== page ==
The South African Revenue Service (SARS) paid R8.5-million in restraint-of-trade settlements to three former executives who left during the furore over the “rogue ” spy unit.
Former deputy commissioner Ivan Pillay was paid R3.9-million and group executive for strategic planning Peter Richter R3.77-million.
They were implicated in the setting up of the investigative unit‚ suspended in December 2014 and resigned in May last year after a long disciplinary inquiry.
Terms of their packages were not disclosed at the time.
The annual report of the tax authority tabled in parliament yesterday revealed that an additional R858 723 was paid in a sixmonth restraint-of-trade settlement with former head of tax and customs enforcement Gene Ravele‚ who resigned in May last year ahead of a threatened suspension‚ also related to the investigative unit.
In his foreword to the report‚ Finance Minister Pravin Gordhan noted that SARS as an institution was very respected‚ but this could not be taken for granted.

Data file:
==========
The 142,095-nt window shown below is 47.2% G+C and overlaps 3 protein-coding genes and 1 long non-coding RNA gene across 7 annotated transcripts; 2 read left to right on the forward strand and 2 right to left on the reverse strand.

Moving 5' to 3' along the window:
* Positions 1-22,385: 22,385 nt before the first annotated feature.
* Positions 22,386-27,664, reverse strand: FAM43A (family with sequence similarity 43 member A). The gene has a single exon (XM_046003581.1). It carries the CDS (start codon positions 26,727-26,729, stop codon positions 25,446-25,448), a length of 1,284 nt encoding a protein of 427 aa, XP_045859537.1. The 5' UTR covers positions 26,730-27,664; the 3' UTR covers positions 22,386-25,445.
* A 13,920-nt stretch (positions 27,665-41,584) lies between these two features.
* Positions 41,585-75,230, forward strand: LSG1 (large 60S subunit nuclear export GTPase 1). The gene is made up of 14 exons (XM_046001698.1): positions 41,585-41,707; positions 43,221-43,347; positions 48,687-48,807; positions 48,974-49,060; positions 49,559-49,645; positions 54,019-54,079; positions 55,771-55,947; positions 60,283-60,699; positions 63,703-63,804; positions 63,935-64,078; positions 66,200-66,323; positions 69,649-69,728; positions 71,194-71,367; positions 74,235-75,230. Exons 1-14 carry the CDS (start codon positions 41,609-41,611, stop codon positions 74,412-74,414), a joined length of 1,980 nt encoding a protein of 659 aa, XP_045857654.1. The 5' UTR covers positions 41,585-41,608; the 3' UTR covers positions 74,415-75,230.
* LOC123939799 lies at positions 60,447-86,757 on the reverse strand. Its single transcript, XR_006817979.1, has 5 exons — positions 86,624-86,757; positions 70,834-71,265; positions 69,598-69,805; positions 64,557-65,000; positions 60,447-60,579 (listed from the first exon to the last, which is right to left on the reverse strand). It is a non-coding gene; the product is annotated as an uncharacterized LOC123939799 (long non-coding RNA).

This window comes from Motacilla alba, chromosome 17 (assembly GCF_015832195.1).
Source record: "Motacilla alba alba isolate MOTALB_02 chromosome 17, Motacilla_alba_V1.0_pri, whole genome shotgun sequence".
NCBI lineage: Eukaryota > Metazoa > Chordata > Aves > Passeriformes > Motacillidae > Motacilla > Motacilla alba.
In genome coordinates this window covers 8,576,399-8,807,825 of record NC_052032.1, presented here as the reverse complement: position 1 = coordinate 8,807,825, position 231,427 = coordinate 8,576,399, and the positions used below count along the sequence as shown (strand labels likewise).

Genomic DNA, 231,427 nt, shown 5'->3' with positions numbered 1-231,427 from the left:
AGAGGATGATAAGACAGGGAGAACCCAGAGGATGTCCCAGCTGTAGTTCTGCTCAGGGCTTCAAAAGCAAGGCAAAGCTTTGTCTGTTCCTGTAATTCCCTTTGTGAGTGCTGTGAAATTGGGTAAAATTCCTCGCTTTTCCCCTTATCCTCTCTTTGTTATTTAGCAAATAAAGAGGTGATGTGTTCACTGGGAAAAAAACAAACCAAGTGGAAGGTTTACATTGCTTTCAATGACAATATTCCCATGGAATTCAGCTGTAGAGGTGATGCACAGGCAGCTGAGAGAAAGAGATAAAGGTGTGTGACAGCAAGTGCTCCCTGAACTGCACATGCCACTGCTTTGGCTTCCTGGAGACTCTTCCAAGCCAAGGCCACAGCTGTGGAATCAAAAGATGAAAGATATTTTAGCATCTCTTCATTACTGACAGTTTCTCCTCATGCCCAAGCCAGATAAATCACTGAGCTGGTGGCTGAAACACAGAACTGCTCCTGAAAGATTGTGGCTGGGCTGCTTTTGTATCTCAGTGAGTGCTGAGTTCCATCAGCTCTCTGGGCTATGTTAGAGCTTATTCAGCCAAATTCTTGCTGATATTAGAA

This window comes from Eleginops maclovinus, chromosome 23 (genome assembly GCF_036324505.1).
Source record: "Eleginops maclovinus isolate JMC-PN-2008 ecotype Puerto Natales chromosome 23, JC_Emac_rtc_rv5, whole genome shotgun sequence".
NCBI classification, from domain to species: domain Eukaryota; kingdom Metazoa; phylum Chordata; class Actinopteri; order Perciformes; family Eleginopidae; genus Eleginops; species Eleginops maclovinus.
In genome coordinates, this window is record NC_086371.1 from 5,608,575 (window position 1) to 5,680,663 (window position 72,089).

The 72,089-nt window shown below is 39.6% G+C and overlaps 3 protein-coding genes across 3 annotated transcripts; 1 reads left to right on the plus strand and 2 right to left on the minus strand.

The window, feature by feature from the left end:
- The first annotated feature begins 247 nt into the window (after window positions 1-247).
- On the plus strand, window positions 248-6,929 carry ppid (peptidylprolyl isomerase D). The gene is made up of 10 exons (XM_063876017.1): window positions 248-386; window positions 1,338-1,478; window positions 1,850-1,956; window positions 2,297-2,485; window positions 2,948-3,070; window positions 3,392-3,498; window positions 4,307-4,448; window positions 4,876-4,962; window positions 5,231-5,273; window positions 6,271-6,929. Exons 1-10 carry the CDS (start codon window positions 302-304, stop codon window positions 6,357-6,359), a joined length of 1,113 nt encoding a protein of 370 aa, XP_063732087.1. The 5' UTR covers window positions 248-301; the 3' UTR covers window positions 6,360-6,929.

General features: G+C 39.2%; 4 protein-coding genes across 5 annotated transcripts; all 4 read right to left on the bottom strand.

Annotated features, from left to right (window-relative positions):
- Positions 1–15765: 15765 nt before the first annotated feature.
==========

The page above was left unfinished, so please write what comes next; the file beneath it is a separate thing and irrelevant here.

“The public and various stakeholders are today fast losing trust in government and the private sector elite‚” the minister said.
SARS commissioner Tom Moyane‚ who has butted heads with Gordhan since his appointment‚ expressed appreciation in his statement to Gordhan for his leadership and invaluable support.
“The support and strong working relationship between SARS and the national Treasury is also crucial – long may this continue!”
The annual report showed that SARS had outstanding debt of R96.4-billion at its March year -end‚ with R66.6-billion of this established debt and R29.7-billion uncertain.
Of the outstanding debt‚ R25-billion was due by companies‚ R17-billion by individuals‚ R29-billion by VAT vendors and R8-billion for pay as you earn.